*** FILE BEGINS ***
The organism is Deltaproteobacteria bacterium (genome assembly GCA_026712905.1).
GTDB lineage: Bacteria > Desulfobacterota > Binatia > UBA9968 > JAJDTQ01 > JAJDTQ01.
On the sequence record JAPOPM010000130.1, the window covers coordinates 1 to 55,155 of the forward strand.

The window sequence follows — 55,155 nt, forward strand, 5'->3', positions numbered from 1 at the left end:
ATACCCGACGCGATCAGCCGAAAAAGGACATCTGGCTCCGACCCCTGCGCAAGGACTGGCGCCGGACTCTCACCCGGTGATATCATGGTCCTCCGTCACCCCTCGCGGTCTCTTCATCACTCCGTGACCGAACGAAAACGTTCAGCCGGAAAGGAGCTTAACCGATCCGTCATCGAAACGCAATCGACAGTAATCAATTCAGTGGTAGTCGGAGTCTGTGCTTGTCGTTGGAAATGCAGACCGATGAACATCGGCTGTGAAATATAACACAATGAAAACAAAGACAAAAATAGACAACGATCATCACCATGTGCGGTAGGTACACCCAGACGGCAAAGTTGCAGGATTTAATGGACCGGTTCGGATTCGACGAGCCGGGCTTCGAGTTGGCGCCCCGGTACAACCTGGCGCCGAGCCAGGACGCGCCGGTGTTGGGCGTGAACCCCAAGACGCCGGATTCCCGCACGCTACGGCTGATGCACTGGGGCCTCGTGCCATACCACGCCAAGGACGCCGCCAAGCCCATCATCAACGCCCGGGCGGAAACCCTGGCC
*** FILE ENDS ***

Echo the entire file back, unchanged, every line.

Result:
The organism is Deltaproteobacteria bacterium (genome assembly GCA_026712905.1).
GTDB lineage: Bacteria > Desulfobacterota > Binatia > UBA9968 > JAJDTQ01 > JAJDTQ01.
On the sequence record JAPOPM010000130.1, the window covers coordinates 1 to 55,155 of the forward strand.

The window sequence follows — 55,155 nt, forward strand, 5'->3', positions numbered from 1 at the left end:
ATACCCGACGCGATCAGCCGAAAAAGGACATCTGGCTCCGACCCCTGCGCAAGGACTGGCGCCGGACTCTCACCCGGTGATATCATGGTCCTCCGTCACCCCTCGCGGTCTCTTCATCACTCCGTGACCGAACGAAAACGTTCAGCCGGAAAGGAGCTTAACCGATCCGTCATCGAAACGCAATCGACAGTAATCAATTCAGTGGTAGTCGGAGTCTGTGCTTGTCGTTGGAAATGCAGACCGATGAACATCGGCTGTGAAATATAACACAATGAAAACAAAGACAAAAATAGACAACGATCATCACCATGTGCGGTAGGTACACCCAGACGGCAAAGTTGCAGGATTTAATGGACCGGTTCGGATTCGACGAGCCGGGCTTCGAGTTGGCGCCCCGGTACAACCTGGCGCCGAGCCAGGACGCGCCGGTGTTGGGCGTGAACCCCAAGACGCCGGATTCCCGCACGCTACGGCTGATGCACTGGGGCCTCGTGCCATACCACGCCAAGGACGCCGCCAAGCCCATCATCAACGCCCGGGCGGAAACCCTGGCC